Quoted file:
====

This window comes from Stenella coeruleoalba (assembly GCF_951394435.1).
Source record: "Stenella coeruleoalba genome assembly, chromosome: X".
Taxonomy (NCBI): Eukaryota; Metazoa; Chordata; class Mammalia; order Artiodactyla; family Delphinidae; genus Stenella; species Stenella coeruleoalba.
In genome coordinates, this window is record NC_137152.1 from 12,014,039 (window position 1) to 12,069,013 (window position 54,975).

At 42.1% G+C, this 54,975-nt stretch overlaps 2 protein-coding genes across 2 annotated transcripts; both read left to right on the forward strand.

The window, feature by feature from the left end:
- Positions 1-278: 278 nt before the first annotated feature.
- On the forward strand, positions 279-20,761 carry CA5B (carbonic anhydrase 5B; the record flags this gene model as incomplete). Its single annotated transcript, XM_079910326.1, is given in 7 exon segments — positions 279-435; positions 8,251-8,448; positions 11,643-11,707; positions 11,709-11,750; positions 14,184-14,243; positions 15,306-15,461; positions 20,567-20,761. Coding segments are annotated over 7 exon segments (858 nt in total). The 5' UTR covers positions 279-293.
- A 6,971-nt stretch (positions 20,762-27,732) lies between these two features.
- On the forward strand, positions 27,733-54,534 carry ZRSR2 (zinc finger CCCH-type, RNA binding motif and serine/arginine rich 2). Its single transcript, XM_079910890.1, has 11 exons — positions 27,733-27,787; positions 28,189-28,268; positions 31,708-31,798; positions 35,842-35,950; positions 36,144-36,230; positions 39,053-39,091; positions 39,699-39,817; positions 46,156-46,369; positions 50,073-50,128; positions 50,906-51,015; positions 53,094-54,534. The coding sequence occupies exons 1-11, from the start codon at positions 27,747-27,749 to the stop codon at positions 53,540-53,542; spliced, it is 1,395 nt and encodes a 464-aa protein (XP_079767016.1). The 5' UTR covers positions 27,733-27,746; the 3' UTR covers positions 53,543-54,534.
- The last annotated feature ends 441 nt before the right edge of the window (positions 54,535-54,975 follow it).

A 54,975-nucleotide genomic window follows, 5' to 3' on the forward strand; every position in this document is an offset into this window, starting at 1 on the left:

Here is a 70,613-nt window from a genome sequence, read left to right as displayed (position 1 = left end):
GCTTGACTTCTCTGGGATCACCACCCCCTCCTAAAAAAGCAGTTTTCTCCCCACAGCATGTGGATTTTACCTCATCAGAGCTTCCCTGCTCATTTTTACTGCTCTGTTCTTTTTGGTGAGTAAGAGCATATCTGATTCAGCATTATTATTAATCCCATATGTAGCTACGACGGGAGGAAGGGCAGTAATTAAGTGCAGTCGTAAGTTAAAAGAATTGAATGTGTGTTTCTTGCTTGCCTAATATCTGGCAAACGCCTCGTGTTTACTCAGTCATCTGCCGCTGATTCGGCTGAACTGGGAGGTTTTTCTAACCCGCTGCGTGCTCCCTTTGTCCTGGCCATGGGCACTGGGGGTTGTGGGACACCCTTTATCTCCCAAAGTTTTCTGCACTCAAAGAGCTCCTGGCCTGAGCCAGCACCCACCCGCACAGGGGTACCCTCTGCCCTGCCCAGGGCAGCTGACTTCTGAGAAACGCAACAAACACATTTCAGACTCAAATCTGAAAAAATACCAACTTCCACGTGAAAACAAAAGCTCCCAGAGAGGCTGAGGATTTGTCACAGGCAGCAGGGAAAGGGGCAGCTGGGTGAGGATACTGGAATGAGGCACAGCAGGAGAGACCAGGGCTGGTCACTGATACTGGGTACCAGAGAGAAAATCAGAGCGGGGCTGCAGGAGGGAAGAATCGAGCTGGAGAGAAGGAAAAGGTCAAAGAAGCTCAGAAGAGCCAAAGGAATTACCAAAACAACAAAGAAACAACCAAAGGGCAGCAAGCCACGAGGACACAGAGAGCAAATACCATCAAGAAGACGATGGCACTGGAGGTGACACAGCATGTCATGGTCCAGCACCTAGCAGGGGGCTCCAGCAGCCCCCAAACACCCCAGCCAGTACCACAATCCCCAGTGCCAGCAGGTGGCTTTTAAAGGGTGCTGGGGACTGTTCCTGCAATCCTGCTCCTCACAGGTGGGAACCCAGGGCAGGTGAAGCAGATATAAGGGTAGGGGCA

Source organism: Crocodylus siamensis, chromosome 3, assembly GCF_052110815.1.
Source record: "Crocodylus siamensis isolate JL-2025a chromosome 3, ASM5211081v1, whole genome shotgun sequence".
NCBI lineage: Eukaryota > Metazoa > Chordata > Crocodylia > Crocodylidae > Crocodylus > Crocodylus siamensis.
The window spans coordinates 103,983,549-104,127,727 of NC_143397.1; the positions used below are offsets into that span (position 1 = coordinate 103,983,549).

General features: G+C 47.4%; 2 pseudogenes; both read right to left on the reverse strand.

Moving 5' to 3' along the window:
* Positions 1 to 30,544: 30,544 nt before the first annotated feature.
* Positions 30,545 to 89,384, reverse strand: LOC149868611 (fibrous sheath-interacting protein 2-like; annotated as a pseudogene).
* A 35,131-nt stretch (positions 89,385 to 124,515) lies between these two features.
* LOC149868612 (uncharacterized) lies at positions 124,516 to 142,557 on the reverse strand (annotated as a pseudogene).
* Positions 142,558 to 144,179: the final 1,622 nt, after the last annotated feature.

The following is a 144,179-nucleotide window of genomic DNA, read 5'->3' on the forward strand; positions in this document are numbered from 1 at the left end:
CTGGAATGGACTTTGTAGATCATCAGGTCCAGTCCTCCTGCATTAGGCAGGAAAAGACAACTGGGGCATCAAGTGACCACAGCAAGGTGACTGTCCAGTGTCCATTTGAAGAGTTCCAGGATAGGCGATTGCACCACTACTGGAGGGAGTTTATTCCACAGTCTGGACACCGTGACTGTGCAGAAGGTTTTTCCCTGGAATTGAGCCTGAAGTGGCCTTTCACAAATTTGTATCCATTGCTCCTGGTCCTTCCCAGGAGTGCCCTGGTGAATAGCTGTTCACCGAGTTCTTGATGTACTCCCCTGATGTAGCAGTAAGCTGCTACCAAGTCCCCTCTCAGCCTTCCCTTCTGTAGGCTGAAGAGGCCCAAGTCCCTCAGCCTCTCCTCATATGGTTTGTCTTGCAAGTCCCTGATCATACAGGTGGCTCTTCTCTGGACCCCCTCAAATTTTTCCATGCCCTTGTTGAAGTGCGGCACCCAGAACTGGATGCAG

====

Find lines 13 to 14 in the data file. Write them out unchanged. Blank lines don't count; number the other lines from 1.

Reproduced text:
Here is a 70,613-nt window from a genome sequence, read left to right as displayed (position 1 = left end):
GCTTGACTTCTCTGGGATCACCACCCCCTCCTAAAAAAGCAGTTTTCTCCCCACAGCATGTGGATTTTACCTCATCAGAGCTTCCCTGCTCATTTTTACTGCTCTGTTCTTTTTGGTGAGTAAGAGCATATCTGATTCAGCATTATTATTAATCCCATATGTAGCTACGACGGGAGGAAGGGCAGTAATTAAGTGCAGTCGTAAGTTAAAAGAATTGAATGTGTGTTTCTTGCTTGCCTAATATCTGGCAAACGCCTCGTGTTTACTCAGTCATCTGCCGCTGATTCGGCTGAACTGGGAGGTTTTTCTAACCCGCTGCGTGCTCCCTTTGTCCTGGCCATGGGCACTGGGGGTTGTGGGACACCCTTTATCTCCCAAAGTTTTCTGCACTCAAAGAGCTCCTGGCCTGAGCCAGCACCCACCCGCACAGGGGTACCCTCTGCCCTGCCCAGGGCAGCTGACTTCTGAGAAACGCAACAAACACATTTCAGACTCAAATCTGAAAAAATACCAACTTCCACGTGAAAACAAAAGCTCCCAGAGAGGCTGAGGATTTGTCACAGGCAGCAGGGAAAGGGGCAGCTGGGTGAGGATACTGGAATGAGGCACAGCAGGAGAGACCAGGGCTGGTCACTGATACTGGGTACCAGAGAGAAAATCAGAGCGGGGCTGCAGGAGGGAAGAATCGAGCTGGAGAGAAGGAAAAGGTCAAAGAAGCTCAGAAGAGCCAAAGGAATTACCAAAACAACAAAGAAACAACCAAAGGGCAGCAAGCCACGAGGACACAGAGAGCAAATACCATCAAGAAGACGATGGCACTGGAGGTGACACAGCATGTCATGGTCCAGCACCTAGCAGGGGGCTCCAGCAGCCCCCAAACACCCCAGCCAGTACCACAATCCCCAGTGCCAGCAGGTGGCTTTTAAAGGGTGCTGGGGACTGTTCCTGCAATCCTGCTCCTCACAGGTGGGAACCCAGGGCAGGTGAAGCAGATATAAGGGTAGGGGCA